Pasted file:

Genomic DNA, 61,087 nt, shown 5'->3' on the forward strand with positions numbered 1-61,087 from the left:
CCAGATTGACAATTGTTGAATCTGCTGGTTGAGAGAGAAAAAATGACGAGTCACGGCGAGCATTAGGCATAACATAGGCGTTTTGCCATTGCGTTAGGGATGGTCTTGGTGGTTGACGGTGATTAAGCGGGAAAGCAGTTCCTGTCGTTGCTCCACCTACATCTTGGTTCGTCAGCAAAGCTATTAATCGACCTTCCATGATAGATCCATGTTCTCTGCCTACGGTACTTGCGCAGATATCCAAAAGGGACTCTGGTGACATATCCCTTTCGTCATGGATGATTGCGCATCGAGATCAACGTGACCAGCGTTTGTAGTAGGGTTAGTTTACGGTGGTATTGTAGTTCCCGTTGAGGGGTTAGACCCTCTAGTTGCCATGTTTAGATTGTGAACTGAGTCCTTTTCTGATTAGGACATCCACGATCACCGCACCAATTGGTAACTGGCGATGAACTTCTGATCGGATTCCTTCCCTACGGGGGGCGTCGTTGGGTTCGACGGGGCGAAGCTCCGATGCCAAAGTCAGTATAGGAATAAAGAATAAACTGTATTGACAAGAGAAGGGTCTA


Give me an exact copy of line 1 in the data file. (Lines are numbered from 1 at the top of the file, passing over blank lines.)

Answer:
Genomic DNA, 61,087 nt, shown 5'->3' on the forward strand with positions numbered 1-61,087 from the left: